Can We Make the System Work?

You cannot change systems without changing systems.

By Dennis Loo

I’m sure you’ve heard people say it: “Let’s make the system work”: The system is not working properly and efforts for change should be directed at getting the system to produce different outcomes; any other paths are unrealistic. Today I received, for instance, this from For those not familiar with it, it is a liberal news and analysis site. Here are the first three paragraphs:

“Dear Readers,

“Yesterday President Obama laid out a broad plan and committed to fighting for some of the most essential social contracts on which our country relies. The next step is accountability - something that has been lost in the shuffle over the past 27 months since his inauguration. 

“Truthout has been experimenting with new programs like ‘Solutions: Making Government Work,’ in which experts have been digging into the tax-dollar black hole we call the Pentagon and proposing real changes. And we recently launched ‘Walking the Walk,’ a series that showcases creative budget ideas playing out in real communities - such as the story of how Oregon balanced its budget through a unifying tax education campaign.

“Our work to bring new ideas into the conversation and to maintain an independent, noncommercial platform for free thought is key to keeping politicians honest. We’ll never be shills for any political party - instead we’ll continue to represent our readers’ needs for real information and a thoughtful expression of the progressive morality.”

Let’s begin with the first paragraph of their appeal. They say that Obama has “committed to fighting for some of the most essential contracts,” but we need to hold him accountable for this because he has not been true to his promises on his other commitments which have “been lost in the shuffle.” I am wondering after reading this: what has Obama done to merit Truthout thinking that this time Obama’s commitment is real?

Notice that consistent with this, Truthout won’t directly blame Obama for reneging on his promises as in: Obama has reneged on his promises. He’s now promises us things but all the other things he promised us he reneged on, so why should we believe him now?

No, according to Truthout, who is responsible is left up in the air because it all just got “lost in the shuffle.” Who did this shuffling? Certainly they’re not saying that Obama is shuffling?!

In the second paragraph they speak of new programs that will make “government work.” 
Make government work. If something has been operating a certain way year after year and decade after decade, and century after century, perhaps there’s a reason why it’s doing that. If it was something that was amenable to simply changing the faces in the system at key positions, then after all these generations, wouldn’t it have changed sometime over all of that time and with the efforts of so many people?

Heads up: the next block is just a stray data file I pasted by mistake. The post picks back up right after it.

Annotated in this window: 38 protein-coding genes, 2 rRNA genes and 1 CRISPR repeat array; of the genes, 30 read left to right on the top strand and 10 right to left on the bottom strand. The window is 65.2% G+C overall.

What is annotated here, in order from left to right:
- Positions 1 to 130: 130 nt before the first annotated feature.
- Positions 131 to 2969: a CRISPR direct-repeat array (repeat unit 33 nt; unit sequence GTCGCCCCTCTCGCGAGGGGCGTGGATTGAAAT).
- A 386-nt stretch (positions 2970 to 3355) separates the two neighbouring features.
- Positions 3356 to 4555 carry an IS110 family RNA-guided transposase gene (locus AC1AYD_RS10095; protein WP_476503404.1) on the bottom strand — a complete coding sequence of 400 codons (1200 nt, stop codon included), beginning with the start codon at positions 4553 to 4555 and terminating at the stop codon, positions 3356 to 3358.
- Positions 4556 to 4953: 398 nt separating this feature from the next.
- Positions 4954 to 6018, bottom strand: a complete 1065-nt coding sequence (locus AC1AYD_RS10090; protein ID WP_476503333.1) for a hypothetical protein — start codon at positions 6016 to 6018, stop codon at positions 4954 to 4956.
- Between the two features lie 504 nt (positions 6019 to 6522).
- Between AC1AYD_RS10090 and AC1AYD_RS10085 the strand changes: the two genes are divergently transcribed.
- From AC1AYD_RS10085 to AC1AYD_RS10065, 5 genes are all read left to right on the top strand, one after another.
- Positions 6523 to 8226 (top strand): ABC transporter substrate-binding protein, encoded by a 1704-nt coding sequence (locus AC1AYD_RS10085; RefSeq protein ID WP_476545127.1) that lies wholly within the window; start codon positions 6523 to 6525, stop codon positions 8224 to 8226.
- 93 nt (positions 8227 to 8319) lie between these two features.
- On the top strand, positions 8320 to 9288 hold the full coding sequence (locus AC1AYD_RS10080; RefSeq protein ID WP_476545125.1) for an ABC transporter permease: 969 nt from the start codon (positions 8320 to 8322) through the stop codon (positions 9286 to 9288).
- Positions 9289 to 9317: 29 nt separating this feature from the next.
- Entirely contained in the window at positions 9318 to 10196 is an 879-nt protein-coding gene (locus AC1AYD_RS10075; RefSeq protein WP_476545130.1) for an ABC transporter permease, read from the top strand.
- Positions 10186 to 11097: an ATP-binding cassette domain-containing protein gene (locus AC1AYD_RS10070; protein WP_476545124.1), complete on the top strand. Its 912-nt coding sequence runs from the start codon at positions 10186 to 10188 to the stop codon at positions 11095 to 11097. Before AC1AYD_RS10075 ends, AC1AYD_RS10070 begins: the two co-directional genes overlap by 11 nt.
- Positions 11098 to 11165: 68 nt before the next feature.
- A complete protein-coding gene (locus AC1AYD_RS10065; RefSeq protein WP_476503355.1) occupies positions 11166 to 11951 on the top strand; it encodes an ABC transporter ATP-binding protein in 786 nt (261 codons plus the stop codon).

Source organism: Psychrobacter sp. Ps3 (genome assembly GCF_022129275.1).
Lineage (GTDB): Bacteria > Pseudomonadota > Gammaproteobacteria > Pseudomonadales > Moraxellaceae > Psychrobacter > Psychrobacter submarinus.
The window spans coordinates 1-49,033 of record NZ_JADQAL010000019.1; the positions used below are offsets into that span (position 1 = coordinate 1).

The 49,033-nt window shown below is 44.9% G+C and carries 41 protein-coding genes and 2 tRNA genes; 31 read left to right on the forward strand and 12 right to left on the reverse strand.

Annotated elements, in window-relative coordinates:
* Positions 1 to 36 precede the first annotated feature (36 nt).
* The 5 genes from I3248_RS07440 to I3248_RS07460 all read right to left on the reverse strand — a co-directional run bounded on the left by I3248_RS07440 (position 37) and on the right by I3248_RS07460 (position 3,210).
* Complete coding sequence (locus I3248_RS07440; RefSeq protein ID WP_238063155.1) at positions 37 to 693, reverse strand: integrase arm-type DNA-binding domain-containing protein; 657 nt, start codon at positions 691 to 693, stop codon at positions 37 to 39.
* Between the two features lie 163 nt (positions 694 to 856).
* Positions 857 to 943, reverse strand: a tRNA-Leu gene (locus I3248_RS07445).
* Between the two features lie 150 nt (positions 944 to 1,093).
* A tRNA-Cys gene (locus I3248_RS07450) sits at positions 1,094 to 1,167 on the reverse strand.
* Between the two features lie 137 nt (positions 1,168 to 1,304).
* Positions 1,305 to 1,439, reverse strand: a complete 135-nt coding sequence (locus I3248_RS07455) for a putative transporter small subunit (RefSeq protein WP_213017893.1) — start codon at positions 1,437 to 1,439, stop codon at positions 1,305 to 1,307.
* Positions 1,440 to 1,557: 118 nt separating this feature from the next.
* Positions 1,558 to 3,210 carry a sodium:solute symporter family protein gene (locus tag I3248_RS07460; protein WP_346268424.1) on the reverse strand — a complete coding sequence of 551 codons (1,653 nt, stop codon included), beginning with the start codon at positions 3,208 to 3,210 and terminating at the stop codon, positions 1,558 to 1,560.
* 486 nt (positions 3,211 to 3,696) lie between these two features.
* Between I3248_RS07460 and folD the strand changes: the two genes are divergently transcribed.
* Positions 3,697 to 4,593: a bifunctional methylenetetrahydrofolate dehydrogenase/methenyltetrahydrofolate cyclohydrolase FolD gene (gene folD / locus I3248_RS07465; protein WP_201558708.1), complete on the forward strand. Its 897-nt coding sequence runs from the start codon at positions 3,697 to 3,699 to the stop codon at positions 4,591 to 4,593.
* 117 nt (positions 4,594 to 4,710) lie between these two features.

In sociology we study human groups and group dynamics. In other words, we study systems. Systems are called systems because they have a specific system-logic to them. They function in predictable ways. That is why a study of history is so useful and so important to anyone who seeks to bring about change. If you look at history you see certain patterns and you see that people have had some of the same mistaken and useless or even harmful ideas about how to go about change for generations. What are those harmful or at least deeply mistaken ideas? The chief among them is the idea that by voting into office the person whose declarations you like the best that change will happen.

You cannot change systems without changing systems. You change systems by substituting a new system for the old one. You don’t change systems by shuffling the faces. You have to institute a system that operates on an entirely different logic to the one you want to replace.

In Truthout’s third paragraph they say they are committed to “keeping politicians honest” and that they will “never be shills for any political party.” But Truthout is still being a shill for Obama and his party because it won’t point out the obvious, though difficult fact to face, that this is a system and the problem is the system itself, not the individuals in leading positions. Honesty and truth are not immune to being distorted by one’s ideology and value system. Truthout wants some truth to come out, but not the whole truth, because the whole truth is hard for them to face. The whole truth would mean that they would have to call for people to act to do something radically different than cheering on and sometimes criticizing one major political party versus the other major political party. It would mean that they would have to tell people the hard truth that no real change can come in a positive direction under this system and that if you’re really serious about wanting a different world than you have to struggle for a fundamental, structural change. And doing that is hard because it means people have to stir themselves and take risks and make sacrifices that some people are unwilling to do. For them, the semblance of change is enough.


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